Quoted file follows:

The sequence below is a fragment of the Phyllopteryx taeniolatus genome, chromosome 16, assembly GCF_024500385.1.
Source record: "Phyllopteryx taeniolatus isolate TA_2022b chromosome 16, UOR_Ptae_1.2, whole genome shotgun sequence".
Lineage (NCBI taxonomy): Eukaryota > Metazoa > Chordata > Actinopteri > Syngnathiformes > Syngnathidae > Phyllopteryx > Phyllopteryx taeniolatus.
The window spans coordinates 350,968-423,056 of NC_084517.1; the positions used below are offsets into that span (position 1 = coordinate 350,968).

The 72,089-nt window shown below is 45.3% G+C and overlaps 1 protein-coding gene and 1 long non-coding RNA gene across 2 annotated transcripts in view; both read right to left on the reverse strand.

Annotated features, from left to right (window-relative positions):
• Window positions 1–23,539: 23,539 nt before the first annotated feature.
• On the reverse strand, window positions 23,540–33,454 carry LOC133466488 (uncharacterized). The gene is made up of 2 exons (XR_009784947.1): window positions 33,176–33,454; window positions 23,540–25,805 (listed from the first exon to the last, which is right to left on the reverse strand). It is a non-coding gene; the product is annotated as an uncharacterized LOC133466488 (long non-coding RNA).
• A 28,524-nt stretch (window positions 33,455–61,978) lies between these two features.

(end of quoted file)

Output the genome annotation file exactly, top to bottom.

The sequence below is a fragment of the Phyllopteryx taeniolatus genome, chromosome 16, assembly GCF_024500385.1.
Source record: "Phyllopteryx taeniolatus isolate TA_2022b chromosome 16, UOR_Ptae_1.2, whole genome shotgun sequence".
Lineage (NCBI taxonomy): Eukaryota > Metazoa > Chordata > Actinopteri > Syngnathiformes > Syngnathidae > Phyllopteryx > Phyllopteryx taeniolatus.
The window spans coordinates 350,968-423,056 of NC_084517.1; the positions used below are offsets into that span (position 1 = coordinate 350,968).

The 72,089-nt window shown below is 45.3% G+C and overlaps 1 protein-coding gene and 1 long non-coding RNA gene across 2 annotated transcripts in view; both read right to left on the reverse strand.

Annotated features, from left to right (window-relative positions):
• Window positions 1–23,539: 23,539 nt before the first annotated feature.
• On the reverse strand, window positions 23,540–33,454 carry LOC133466488 (uncharacterized). The gene is made up of 2 exons (XR_009784947.1): window positions 33,176–33,454; window positions 23,540–25,805 (listed from the first exon to the last, which is right to left on the reverse strand). It is a non-coding gene; the product is annotated as an uncharacterized LOC133466488 (long non-coding RNA).
• A 28,524-nt stretch (window positions 33,455–61,978) lies between these two features.